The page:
Imagine you are witnessing a medical emergency. Would you know what to do? Do you have the skills to help save a life?
Picture of trainer Rick Cazaly standing next to Wendy and Nicholas Calabria

According to a new survey by St John Ambulance Australia, which is celebrating its 140th anniversary this Saturday 24 June, 73 percent of Australians have witnessed a health or medical emergency, yet a staggering 53 percent of Australians say they don’t feel confident in their ability to administer first aid.

Thankfully this was not the case for Nicholas and Wendy Calabria when they unexpectedly found themselves at the center of a critical medical emergency.

Shortly after completing their First Aid training, a stranger collapsed near them, and, acting fast, they were able to put their newly acquired skills to use – ultimately helping to save the person’s life.

“Because the training was so fresh in our minds we just went into autopilot,” Wendy said.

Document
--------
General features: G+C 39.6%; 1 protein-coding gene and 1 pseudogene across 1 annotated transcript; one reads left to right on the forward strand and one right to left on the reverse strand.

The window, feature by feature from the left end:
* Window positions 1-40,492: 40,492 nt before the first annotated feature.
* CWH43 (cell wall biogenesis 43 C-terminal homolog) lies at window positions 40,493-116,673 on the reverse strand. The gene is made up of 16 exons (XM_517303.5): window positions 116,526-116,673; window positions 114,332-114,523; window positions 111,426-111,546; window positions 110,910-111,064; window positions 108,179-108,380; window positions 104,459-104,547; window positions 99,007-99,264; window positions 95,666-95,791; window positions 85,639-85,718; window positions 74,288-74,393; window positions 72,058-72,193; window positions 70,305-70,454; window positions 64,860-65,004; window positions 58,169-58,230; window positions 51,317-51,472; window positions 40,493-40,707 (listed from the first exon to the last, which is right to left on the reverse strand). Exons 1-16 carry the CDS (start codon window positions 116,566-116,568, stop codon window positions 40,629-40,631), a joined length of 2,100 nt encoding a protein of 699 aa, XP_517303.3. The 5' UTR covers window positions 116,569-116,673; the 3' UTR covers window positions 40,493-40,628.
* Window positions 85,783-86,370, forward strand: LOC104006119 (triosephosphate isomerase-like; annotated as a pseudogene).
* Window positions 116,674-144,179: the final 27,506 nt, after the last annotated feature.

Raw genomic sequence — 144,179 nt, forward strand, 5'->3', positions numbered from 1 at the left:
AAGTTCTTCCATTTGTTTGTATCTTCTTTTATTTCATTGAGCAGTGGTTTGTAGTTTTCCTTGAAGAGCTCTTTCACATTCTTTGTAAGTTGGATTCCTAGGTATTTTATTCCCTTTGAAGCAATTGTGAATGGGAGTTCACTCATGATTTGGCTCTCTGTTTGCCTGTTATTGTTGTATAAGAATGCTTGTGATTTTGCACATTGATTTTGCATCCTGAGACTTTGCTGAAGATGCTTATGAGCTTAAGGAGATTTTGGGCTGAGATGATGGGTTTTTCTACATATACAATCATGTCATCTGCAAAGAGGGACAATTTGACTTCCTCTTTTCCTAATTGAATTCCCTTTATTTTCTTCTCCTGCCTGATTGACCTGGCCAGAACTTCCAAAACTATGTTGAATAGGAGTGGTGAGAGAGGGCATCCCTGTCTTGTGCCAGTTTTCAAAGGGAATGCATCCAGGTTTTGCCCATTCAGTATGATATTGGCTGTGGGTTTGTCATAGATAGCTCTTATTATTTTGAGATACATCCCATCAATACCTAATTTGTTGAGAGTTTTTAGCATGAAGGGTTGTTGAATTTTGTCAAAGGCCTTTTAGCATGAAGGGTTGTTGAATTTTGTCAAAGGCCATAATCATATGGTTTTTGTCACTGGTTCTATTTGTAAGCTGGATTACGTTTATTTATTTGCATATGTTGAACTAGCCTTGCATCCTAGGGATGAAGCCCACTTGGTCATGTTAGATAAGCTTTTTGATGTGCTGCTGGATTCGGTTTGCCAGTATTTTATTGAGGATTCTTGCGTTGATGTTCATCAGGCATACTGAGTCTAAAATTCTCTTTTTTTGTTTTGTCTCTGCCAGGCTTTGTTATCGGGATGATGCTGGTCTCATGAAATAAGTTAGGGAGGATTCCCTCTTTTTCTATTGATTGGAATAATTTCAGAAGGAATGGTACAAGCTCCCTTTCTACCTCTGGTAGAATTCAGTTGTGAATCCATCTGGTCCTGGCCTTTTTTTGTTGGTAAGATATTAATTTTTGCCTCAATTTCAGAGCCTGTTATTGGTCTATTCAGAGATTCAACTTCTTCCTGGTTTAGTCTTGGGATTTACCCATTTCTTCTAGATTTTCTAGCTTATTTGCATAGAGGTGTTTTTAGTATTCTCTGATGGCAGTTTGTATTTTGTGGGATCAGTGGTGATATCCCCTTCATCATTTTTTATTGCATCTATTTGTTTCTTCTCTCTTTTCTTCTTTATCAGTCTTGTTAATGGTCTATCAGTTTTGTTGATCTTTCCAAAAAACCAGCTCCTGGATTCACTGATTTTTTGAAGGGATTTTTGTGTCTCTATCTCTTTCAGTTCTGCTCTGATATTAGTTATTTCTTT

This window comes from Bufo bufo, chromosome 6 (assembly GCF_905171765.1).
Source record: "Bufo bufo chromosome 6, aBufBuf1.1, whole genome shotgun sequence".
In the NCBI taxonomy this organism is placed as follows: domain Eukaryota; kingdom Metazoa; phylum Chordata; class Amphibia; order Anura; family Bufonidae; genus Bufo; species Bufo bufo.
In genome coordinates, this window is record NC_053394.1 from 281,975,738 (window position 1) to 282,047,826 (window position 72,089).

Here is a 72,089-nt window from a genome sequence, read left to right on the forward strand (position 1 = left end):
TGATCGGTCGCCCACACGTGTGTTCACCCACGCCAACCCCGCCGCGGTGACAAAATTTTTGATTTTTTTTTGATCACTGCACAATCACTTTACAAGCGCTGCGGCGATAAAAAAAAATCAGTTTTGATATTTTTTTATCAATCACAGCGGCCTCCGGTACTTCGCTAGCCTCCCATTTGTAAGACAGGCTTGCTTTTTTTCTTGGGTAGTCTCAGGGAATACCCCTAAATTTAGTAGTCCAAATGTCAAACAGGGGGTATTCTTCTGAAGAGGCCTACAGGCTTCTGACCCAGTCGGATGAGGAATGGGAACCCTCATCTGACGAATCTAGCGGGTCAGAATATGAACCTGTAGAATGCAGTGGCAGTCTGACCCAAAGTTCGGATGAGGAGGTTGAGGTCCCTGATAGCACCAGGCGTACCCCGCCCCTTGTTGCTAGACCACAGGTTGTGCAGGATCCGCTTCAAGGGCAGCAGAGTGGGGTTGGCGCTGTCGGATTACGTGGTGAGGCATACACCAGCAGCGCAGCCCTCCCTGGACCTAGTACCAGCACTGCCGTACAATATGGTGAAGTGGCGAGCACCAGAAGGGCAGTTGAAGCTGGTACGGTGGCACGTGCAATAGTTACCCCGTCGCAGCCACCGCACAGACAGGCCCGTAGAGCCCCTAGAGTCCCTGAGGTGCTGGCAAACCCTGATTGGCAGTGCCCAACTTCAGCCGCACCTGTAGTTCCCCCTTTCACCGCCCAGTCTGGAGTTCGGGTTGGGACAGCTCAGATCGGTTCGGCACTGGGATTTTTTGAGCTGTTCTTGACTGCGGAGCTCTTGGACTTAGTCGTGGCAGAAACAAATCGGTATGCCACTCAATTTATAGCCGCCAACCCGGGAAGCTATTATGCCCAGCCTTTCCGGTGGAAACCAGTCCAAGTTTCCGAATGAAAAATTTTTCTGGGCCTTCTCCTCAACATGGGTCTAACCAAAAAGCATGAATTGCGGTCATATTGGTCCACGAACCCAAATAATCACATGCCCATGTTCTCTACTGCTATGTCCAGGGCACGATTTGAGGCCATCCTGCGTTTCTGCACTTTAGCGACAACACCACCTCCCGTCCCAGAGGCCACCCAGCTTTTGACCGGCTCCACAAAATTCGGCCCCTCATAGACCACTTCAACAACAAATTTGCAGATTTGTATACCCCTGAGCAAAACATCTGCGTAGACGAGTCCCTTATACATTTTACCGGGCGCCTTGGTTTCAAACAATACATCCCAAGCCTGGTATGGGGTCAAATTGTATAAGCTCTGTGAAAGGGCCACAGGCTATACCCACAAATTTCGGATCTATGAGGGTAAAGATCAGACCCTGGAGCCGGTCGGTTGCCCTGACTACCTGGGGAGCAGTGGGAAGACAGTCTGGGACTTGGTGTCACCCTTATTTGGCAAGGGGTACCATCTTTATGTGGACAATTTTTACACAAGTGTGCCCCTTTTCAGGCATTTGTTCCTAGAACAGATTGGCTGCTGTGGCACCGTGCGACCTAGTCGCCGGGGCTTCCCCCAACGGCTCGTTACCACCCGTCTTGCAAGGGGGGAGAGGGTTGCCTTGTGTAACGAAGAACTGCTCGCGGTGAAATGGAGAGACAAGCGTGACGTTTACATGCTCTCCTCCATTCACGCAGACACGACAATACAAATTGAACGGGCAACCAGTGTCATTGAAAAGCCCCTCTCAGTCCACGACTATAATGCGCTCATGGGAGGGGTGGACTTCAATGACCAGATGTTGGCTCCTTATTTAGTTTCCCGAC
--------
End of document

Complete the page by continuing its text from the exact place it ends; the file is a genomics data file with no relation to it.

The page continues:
“The most important thing we did was to manage the scene, and keep the person calm to prevent shock.”

Nicholas and Wendy say they don’t want any credit for their actions, and that there were many other factors that played a role in the patient’s survival. However, the patient’s family insists that their loved one would not have made it without the Calabria’s swift action.

“It was a matter of luck that we were there when it happened,” said Nicholas of the incident.

“We are so grateful to St John and our trainer Rick for giving us the skills and confidence to act quickly.”

St John Ambulance Tasmania CEO Andrew Paynter said that you never know when you may be called on to respond.

“It would be wonderful if emergencies only happened in the presence of medical professionals, however, the uncomfortable truth is that they can happen anywhere, anytime,” he said.

“St John has been helping Australian communities stay safe through first aid for 140 years, and here at St John Tasmania it is our mission to make every Tasmanian safer by equipping them with essential life-saving skills.”